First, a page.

Watching Hillary Clinton Lose Made Women Feel Worse About Their Own Careers

Photo: REX/Shutterstock.

The 2016 election reminded many women of the sexism they'd experienced and witnessed in the workplace and elsewhere throughout their lives. According to an InHerSight survey, 76 percent of women felt personally discouraged in their own careers after Hillary Clinton's loss, Mashable reports.

Eight percent said they felt better about their jobs after the election, and we're very curious why (unless they're Paris Hilton and Trump actually gave them a modeling contract).

As for the reasons women felt worse, some saw Hillary Clinton's inability to win as an indication that people still aren't ready to see women in power, and others felt the Trump administration will negatively impact their jobs.

"I knew this country had issues with sexism and women in power, but it is a lot worse than I realized," one said.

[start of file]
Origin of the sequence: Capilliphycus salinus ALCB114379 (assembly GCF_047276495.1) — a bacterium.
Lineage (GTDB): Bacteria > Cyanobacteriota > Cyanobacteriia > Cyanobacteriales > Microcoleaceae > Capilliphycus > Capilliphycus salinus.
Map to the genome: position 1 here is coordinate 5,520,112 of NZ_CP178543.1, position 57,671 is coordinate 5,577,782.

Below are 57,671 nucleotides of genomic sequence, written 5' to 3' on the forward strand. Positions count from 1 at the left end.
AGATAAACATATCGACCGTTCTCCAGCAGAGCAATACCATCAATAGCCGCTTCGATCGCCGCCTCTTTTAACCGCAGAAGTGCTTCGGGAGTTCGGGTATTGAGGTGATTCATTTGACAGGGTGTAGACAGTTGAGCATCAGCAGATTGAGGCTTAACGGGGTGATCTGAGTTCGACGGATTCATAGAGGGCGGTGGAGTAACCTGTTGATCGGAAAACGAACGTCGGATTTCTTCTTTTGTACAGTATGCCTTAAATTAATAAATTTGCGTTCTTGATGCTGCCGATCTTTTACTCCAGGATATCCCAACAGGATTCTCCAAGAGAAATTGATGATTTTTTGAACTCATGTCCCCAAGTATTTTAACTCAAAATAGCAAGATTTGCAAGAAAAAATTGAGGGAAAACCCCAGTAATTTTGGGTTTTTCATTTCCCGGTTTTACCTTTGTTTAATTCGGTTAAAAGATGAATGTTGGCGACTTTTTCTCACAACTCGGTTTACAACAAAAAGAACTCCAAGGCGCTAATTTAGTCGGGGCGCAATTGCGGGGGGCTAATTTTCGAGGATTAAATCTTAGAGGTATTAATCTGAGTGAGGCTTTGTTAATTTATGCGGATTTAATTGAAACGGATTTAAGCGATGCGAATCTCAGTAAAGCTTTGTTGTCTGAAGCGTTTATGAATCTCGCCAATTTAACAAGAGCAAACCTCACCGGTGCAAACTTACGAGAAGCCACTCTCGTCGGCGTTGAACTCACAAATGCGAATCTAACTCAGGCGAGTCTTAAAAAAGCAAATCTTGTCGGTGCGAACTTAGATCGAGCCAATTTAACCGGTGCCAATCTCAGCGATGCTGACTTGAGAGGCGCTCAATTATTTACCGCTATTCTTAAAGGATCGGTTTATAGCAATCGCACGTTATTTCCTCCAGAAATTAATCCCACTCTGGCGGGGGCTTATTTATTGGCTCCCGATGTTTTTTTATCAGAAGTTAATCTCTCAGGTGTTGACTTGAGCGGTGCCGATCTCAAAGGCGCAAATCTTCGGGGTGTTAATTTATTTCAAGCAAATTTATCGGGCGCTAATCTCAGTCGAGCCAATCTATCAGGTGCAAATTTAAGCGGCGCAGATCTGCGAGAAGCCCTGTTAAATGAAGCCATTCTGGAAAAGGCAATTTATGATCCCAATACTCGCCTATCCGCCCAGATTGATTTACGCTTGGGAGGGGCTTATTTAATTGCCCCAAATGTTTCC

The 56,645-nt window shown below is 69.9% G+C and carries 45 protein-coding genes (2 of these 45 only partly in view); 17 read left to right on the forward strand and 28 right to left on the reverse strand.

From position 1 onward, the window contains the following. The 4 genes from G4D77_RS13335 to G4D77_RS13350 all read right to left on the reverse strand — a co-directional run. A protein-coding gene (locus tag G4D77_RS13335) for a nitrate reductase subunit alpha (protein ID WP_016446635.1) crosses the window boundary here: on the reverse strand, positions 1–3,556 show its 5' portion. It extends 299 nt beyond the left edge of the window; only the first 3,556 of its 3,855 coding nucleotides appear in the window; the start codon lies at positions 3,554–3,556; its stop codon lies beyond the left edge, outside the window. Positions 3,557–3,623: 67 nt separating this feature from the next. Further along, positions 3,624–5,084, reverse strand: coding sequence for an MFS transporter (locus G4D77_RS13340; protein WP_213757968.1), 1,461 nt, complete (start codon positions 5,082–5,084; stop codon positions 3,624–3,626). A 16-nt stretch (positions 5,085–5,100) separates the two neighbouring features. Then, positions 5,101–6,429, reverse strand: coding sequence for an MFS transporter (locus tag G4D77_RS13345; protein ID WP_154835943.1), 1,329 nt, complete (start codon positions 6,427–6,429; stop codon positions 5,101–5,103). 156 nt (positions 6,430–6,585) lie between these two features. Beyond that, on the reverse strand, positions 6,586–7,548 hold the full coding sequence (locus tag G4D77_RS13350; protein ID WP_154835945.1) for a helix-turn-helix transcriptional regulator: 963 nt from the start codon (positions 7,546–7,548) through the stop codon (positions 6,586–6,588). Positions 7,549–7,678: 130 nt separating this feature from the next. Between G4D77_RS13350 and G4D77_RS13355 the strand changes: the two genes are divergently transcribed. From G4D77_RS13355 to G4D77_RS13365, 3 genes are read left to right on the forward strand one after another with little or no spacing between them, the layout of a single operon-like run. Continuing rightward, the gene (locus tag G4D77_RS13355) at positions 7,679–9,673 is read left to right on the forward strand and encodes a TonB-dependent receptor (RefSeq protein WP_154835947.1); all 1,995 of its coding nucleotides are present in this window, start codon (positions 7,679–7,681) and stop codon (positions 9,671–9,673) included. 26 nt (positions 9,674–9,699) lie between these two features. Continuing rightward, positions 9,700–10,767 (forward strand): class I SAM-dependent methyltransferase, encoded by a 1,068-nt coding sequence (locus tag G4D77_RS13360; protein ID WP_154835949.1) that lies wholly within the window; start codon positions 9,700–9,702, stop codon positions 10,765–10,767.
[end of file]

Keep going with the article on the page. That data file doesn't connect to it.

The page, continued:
"The president-elect doesn't support policies that help women in their careers (e.g. maternity leave, affordable child care for everybody) and undermines women's rights because he shows a lack of respect for women," said another.

"I'm a white woman, but I would say the prospects for minorities is 'significantly worse,'" one added, referencing the wording of the survey.

These women are right to notice a pattern. Women are less often promoted to management than men, a fictional job candidate is less likely to get an offer if the resume has a female name, and nearly two thirds of women in the tech industry have been sexually harassed.

"[Hillary] made it far, but still lost to a man who is less qualified for the job," as one woman in the survey put it. "This is what we go through everyday."